The Marquee from Cameron Hut, Arrowsmith Range, Canterbury NZ

The challenging climb of The Marquee (2421m) gives ‘entry level’ access to the Arrowsmith Range & all the alpine grandeur that comes with it.

The Marquee from Cameron Hut, Arrowsmith Range

The challenging climb of The Marquee (2421m), in Canterbury’s Arrowsmith Range, offers a real experience of alpine grandeur. You get panoramic views of multiple glaciated peaks in the Arrowsmith Range, which tops out at Mt Arrowsmith (2780m). In other directions you lord it over many high mountain ranges, and the upstream Rakaia River snakes away to the north-east.

For mountaineers, climbing The Marquee along the south ridge is a straightforward, non-technical climb. However, for mere mortals it represents a challenging scramble along a 2km ridge of broken rock, with some real exposure to keep things interesting. You’ll be kept busy mentally and physically as you navigate around obstacles on this section.

Before this you need to find your way from Cameron Hut across the fast flowing, glacier fed Cameron River. (Fast flowing in mid-summer at least, perhaps not in winter).  Then up about 700 vertical metres of steep scree slope. But you will be amply rewarded by the views all along the ridge to the summit. And you get to brag of summitting a proper Southern Alps peak.

Route notes at the end.

The Marquee from Cameron Hut: The Scenery

Cameron Hut Route, Hakatere Conservation Park
Cameron Hut at sunrise.
Cameron Hut Route, Hakatere Conservation Park
I counted six kea around me as I walked towards the Cameron River, on my way to The Marquee. They were regular visitors over the two nights we were there.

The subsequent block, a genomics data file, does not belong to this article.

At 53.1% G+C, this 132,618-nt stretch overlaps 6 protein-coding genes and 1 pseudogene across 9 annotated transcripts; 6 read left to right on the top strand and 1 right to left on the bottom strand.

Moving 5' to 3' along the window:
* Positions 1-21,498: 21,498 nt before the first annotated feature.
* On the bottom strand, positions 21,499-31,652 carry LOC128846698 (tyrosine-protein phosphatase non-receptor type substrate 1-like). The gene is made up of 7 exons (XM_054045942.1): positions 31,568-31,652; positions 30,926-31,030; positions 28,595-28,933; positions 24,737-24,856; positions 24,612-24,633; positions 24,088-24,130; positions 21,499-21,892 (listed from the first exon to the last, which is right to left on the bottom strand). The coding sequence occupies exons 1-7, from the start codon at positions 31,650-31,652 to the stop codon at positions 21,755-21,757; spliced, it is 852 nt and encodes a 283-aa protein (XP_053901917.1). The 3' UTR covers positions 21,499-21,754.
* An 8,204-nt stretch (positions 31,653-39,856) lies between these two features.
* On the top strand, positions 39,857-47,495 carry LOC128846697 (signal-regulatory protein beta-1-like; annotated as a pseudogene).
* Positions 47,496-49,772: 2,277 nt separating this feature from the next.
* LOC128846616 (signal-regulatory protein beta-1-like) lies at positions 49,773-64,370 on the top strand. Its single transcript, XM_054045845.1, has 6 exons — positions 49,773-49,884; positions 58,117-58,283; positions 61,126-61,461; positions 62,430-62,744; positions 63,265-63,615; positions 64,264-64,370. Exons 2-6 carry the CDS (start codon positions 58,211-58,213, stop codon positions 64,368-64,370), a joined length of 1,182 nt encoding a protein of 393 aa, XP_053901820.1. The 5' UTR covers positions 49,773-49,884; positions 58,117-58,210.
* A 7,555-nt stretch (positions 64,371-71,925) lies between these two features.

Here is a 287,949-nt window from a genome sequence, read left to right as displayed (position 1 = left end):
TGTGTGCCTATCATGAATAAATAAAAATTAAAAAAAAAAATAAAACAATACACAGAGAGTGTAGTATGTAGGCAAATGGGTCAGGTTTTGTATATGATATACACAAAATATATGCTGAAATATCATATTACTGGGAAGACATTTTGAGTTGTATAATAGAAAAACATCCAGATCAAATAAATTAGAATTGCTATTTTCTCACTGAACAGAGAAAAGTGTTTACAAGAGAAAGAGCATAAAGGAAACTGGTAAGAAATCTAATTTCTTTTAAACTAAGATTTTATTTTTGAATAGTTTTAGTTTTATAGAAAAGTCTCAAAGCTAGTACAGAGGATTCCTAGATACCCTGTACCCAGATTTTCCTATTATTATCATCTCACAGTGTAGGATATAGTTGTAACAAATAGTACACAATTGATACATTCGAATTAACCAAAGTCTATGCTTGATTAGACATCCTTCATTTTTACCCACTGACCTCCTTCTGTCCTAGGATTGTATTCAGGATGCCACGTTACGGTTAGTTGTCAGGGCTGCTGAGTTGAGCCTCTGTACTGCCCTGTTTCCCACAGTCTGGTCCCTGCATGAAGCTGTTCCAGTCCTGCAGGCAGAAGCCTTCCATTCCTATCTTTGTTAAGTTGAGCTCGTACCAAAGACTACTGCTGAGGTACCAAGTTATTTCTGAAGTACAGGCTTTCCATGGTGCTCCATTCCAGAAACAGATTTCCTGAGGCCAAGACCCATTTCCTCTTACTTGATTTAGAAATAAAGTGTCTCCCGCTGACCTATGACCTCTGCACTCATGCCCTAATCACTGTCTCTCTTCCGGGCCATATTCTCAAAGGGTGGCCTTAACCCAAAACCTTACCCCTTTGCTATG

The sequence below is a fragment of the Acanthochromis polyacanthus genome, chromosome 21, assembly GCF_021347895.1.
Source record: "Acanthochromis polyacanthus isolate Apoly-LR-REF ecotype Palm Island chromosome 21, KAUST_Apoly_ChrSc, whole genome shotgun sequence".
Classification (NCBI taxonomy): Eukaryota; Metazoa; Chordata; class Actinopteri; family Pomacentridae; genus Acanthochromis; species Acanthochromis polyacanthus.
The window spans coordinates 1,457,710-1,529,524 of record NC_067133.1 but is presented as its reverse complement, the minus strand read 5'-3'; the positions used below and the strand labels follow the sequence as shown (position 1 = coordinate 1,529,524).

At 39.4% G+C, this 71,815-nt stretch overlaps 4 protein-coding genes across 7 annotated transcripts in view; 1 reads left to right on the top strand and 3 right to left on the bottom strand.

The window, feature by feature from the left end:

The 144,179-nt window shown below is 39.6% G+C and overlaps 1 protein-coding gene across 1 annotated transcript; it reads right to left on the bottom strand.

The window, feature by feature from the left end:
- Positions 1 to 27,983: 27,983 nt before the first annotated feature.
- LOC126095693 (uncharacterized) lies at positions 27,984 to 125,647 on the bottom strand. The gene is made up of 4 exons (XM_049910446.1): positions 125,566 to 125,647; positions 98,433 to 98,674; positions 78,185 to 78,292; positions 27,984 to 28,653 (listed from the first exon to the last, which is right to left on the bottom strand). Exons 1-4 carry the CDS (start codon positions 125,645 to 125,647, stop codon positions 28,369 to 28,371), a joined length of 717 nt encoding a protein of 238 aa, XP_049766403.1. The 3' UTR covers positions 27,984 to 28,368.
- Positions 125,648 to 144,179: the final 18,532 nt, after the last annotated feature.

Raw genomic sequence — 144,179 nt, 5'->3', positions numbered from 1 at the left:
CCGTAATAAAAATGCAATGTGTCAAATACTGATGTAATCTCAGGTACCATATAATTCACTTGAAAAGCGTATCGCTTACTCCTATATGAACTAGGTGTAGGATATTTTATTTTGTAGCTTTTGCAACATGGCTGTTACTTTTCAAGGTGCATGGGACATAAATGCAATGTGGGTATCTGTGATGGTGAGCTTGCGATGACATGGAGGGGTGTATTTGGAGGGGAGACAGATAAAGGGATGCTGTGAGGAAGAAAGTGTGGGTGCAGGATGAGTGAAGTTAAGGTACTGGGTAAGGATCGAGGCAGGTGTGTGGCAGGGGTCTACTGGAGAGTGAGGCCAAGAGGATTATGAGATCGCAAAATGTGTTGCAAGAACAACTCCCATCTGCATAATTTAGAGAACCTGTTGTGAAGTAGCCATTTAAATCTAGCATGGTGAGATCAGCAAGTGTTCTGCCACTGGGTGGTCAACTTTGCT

Cameron Hut Route, Hakatere Conservation Park
A juvenile kea apparently.
The Marquee from Cameron Hut, Arrowsmith Range
Climbing the scree slope here. Cameron hut is down there centre left.
The Marquee from Cameron Hut, Arrowsmith Range
The Cameron Valley, which you climb up for access to this walk. (Or at least that’s the shortest access).
The Marquee from Cameron Hut, Arrowsmith Range
The beginnings of the ridge. Very rugged. That bulk at the back isn’t even the summit, which was still a way off.
The Marquee from Cameron Hut, Arrowsmith Range
I didn’t like the look of some of this. To overcome some uncertainty/ anxiety, I broke down the way ahead into sections. I estimated 20 minutes to get to that high point on the right, then 15 mins for the ugly looking climb on broken rock, then 5-10 mins to reach 2346m (centre). This plan kept me focussed and I was reassuringly accurate.
The Marquee from Cameron Hut, Arrowsmith Range
I didn’t expect to see this lake, which wasn’t marked on the map. A very nice splash of alpine colour. In the background to the right somewhere is Mt Taylor, the previous highest mountain I had climbed.
The Marquee from Cameron Hut, Arrowsmith Range
The Potts Range to the left, and Mt Arrowsmith to the right. Views of Mt Arrowsmith are a highlight of the excellent climb up Mt Potts, which we had done three years earlier.
The Marquee from Cameron Hut, Arrowsmith Range
Here’s the summit!
The Marquee from Cameron Hut, Arrowsmith Range
Views starting to get pretty spesh.

The Marquee from Cameron Hut, Arrowsmith Range

The Marquee from Cameron Hut, Arrowsmith Range
Views from the summit of The Marquee (2421m). I think the highest in view is Jagged Peak (2706m).
The Marquee from Cameron Hut, Arrowsmith Range
A wide panorama from the summit looking NW.
The Marquee from Cameron Hut, Arrowsmith Range
The Rakaia River
The Marquee from Cameron Hut, Arrowsmith Range
The Rakaia River to the right. Upstream from the sections I’m used to seeing.
The Marquee from Cameron Hut, Arrowsmith Range
Mt Arrowsmith (2780m) and the South Cameron Glacier.
The Marquee from Cameron Hut, Arrowsmith Range
These peaks in the foreground are unnamed.
The Marquee from Cameron Hut, Arrowsmith Range
I think the peak in the centre is North Peak (2628m).
The Marquee from Cameron Hut, Arrowsmith Range
Looking past the ridge to the Potts Range and Mt Arrowsmith.

Video from the summit…

Heading back here…

The Marquee from Cameron Hut, Arrowsmith Range